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Interview: James Rolleston on 'The Breaker Upperers'.

Interview: James Rolleston on 'The Breaker Upperers'.

If you do one thing this week, go to the cinema and watch ‘The Breaker Upperers’. Written and directed by comedic geniuses Madeleine Sami and Jackie van Beek (who also both star in the film as the main characters), the film follows two cynical women who run a business of breaking up relationships - and it’s just as funny as it sounds.

Starring James Rolleston (of ‘Boy’ fame), along with a plethora of recognisable New Zealand comedic talent, this hilarious movie is sure to be a part of defining New Zealand film.

We spoke with ‘The Breaker Upperers’ star James Rolleston about his first comedic role, the reality of break-ups, and more…

COUP DE MAIN: ‘The Breaker Upperers’ is hilarious - and it obviously touches on such a relatable concept of love, relationships, and the ending of both of these. What do you think it is about breakups that are so relatable?
JAMES ROLLESTON: No matter how different breakups can be for all of us, we can all agree that it’s a hard thing to go through, and that almost everyone at some point in their lives has been through one. It’s relatable because we all to some extent go through the difficulty of dealing with all the emotions that come with it, as well as the recovery process.

CDM It looks at love in such a different way to most romantic comedy films. Do you think it’s important for film to showcase other sides to love - aside from the ones that we’re so used to seeing in cinema (where there’s always a happy ending with a couple getting back together)?
JAMES: It’s extremely important for films to showcase this side of love, especially for people who might not have experienced the fairy tale ending where the couple ends up happily ever after. The great thing about this film is that it’s a real feel good comedy which focuses on the idea of friendship (over romance), which is important as well.  

CDM: I love how in the beginning, Jordan tries to breakup with his girlfriend via emojis - it seems so ridiculous, but it also touches on the ways in which we communicate with people today. Do you think breaking up with someone is harder to do today, than perhaps it would have been 30 years ago?
JAMES: I think that while the repercussions of a break-up 30 years ago and now are probably similar, I feel that the act of actually breaking up would be harder 30 years ago due to limited ways of communication compared to today.  


CDM: Jackie and Madeleine mention that improvisation played a big part of the film. What was it like working on a project that always saw changes/improvising?
JAMES: It was refreshing to work on a film where the emotions created through our acting came off as natural and powerful. Everyone was really good at improvisation and we could really feed and bounce off each other which helped strengthen our performances.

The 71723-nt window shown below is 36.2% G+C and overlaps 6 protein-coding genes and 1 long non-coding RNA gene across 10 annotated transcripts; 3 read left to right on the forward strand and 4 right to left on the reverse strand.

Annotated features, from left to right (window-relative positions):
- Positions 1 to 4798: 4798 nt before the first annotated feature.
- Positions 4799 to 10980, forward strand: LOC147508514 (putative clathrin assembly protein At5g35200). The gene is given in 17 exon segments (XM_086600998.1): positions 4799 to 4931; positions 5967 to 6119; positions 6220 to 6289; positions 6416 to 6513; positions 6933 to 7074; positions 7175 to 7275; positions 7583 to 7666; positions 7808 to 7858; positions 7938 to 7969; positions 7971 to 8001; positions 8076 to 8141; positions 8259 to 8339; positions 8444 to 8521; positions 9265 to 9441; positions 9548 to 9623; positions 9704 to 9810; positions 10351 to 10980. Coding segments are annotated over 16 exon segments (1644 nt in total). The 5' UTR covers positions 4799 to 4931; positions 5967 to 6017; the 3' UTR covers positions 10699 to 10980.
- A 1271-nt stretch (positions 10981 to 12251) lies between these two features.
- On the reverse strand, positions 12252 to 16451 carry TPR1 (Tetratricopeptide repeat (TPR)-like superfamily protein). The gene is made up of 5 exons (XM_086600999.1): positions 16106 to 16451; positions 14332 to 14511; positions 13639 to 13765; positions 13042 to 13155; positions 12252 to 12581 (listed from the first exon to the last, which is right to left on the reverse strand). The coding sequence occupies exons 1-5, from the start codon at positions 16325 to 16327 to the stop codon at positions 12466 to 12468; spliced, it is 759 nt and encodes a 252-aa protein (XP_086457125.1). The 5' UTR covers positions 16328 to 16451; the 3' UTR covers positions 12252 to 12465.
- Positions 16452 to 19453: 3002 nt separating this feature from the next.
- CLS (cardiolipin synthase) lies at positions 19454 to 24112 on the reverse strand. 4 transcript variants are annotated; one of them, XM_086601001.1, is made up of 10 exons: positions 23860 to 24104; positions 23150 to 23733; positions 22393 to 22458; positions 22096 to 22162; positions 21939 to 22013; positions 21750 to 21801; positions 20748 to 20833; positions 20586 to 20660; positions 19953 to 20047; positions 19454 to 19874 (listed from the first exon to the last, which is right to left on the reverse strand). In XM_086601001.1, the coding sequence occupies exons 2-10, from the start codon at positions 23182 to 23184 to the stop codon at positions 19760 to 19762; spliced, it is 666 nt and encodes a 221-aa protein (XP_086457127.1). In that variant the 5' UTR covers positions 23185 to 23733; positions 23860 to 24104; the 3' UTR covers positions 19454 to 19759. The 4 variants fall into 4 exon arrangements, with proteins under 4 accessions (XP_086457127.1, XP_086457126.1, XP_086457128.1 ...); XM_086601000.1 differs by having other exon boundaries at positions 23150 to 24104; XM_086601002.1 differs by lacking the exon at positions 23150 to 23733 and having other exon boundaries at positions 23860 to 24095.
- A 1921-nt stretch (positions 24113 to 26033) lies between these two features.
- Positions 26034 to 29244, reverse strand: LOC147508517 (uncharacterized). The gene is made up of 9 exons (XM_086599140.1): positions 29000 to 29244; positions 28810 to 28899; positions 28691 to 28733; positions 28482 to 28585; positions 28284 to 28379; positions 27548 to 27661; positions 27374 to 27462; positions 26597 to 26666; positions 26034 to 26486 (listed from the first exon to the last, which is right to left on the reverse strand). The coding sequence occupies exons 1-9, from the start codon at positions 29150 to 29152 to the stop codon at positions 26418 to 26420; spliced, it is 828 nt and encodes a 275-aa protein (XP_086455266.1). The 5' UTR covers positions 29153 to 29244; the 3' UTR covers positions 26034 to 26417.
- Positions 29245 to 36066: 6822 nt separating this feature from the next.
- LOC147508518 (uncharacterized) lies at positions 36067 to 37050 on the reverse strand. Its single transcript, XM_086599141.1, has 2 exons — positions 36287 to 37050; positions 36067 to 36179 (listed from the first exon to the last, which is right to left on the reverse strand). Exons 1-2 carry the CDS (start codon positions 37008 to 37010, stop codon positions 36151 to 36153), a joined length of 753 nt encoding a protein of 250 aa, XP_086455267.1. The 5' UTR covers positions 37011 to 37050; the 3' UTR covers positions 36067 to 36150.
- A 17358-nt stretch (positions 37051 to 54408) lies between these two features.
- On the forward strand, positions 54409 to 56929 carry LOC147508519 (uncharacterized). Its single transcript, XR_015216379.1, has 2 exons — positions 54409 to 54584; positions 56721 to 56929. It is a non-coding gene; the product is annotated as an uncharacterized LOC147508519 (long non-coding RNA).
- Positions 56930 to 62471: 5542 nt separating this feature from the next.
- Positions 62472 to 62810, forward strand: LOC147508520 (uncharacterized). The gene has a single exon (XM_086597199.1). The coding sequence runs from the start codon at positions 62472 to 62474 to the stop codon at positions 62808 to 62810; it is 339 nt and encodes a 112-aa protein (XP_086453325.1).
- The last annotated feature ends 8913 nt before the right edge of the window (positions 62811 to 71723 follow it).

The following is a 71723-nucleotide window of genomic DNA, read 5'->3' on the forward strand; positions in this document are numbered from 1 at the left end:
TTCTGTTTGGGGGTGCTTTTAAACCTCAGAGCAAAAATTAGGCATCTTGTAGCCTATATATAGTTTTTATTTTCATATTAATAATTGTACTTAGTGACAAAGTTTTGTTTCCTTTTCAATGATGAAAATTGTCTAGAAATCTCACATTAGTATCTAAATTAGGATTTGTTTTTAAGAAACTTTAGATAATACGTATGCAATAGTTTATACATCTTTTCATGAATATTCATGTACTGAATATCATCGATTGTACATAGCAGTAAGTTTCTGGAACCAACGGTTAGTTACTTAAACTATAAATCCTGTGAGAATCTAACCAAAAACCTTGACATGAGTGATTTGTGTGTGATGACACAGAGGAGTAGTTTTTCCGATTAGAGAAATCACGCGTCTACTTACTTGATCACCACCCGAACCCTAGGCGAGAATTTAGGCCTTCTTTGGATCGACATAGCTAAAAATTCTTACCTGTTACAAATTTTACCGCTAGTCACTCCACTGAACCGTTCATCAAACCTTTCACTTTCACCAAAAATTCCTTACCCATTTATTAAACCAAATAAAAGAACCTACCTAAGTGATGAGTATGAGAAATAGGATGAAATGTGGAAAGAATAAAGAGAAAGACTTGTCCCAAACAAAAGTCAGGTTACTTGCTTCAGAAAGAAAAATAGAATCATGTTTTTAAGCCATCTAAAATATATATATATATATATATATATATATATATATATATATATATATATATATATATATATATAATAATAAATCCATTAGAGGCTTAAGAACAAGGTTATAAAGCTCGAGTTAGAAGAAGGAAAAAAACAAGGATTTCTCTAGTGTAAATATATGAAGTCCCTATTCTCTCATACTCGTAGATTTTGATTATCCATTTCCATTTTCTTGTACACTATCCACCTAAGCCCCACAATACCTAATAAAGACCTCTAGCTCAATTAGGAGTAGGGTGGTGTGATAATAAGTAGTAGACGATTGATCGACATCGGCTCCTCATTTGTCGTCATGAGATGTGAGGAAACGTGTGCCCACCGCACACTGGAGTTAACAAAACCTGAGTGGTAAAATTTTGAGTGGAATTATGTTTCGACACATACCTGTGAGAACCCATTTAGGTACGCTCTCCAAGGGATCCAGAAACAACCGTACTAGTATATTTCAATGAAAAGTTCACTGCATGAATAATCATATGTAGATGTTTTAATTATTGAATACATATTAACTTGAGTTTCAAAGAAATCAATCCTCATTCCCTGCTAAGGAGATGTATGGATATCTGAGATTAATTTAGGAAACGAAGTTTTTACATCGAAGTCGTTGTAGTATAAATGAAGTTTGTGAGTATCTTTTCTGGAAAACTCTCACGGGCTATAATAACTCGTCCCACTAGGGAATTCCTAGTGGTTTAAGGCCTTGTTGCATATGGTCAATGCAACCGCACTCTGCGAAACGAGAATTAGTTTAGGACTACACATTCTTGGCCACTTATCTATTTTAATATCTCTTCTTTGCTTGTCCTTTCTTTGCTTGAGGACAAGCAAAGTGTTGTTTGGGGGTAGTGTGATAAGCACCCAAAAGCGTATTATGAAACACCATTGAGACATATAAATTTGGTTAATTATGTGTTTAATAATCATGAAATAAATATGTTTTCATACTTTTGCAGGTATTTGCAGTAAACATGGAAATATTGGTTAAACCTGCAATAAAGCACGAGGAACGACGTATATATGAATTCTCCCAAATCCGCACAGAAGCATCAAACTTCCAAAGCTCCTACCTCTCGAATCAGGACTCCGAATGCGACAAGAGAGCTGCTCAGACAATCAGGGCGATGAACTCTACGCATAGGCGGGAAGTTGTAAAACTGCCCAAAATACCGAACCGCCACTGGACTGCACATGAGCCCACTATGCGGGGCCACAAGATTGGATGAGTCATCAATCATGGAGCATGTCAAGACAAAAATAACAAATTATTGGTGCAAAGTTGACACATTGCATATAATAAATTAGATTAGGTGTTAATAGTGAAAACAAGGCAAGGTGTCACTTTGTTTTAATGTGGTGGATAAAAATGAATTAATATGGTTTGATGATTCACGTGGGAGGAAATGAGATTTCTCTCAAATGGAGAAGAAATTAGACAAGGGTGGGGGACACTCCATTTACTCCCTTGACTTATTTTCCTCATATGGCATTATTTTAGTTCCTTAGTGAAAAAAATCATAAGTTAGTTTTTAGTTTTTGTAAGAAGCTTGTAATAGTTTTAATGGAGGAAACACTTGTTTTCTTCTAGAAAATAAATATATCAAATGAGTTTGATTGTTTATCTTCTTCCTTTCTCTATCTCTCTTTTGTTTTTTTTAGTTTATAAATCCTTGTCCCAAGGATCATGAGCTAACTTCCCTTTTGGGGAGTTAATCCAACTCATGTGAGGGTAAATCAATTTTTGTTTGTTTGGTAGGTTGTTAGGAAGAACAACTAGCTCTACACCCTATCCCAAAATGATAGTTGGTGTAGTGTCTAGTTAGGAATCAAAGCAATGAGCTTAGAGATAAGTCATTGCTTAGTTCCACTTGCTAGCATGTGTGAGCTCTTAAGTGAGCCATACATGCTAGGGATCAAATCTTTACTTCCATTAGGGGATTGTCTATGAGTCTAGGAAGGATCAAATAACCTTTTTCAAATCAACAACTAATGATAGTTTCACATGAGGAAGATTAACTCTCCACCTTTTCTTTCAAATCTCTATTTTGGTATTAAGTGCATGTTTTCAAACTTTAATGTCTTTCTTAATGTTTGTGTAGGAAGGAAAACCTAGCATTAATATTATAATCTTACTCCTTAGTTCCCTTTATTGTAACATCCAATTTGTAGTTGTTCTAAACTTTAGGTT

CDM: I watched a short bloopers reel, which looked equally as funny as the film. Did the hilarity of the film make it harder to film scenes? I can imagine keeping a straight face at times would’ve been so hard.
JAMES: Sometimes it was hard but everyone got along so well on set and we were having so much fun that it all felt really natural. No pressure was put on you if you had to repeat the scene a few times to get it right!

CDM: I read that the role of Jordan had been written with you in mind - when did you first hear about the project and decide to become involved?
JAMES: It was not long after I had been discharged from rehab (due to my accident) in late 2016.


CDM: What were your first reactions when reading the script?
JAMES: It looked like an awesome script and I was really looking forward to working with the whole team.

CDM: Can you also please share with us what it was like pouring a bottle of Coke over your head?

CDM: ‘The Breaker Upperers’ was your first proper comedy role - is it something you want to do more of in the future?
JAMES: Definitely! 'The Breaker Upperers' felt like the perfect opportunity to try my hand in comedic acting. I’d be open to it again for sure.  


CDM: So much of the film was made by women - obviously Madeleine and Jackie, but also other key cast and crew members were predominantly women. Do you think it’s important that filmmaking in New Zealand, and filmmaking everywhere in the world, offers more opportunities for women to be involved in the filmmaking process?
JAMES: This is very important. I think these women are extremely empowering and I hope that it will encourage other women to take inspiration from this film and be encouraged to make their own films and explore more opportunities in filmmaking.

‘The Breaker Upperers’ is in cinemas now - watch the trailer below…

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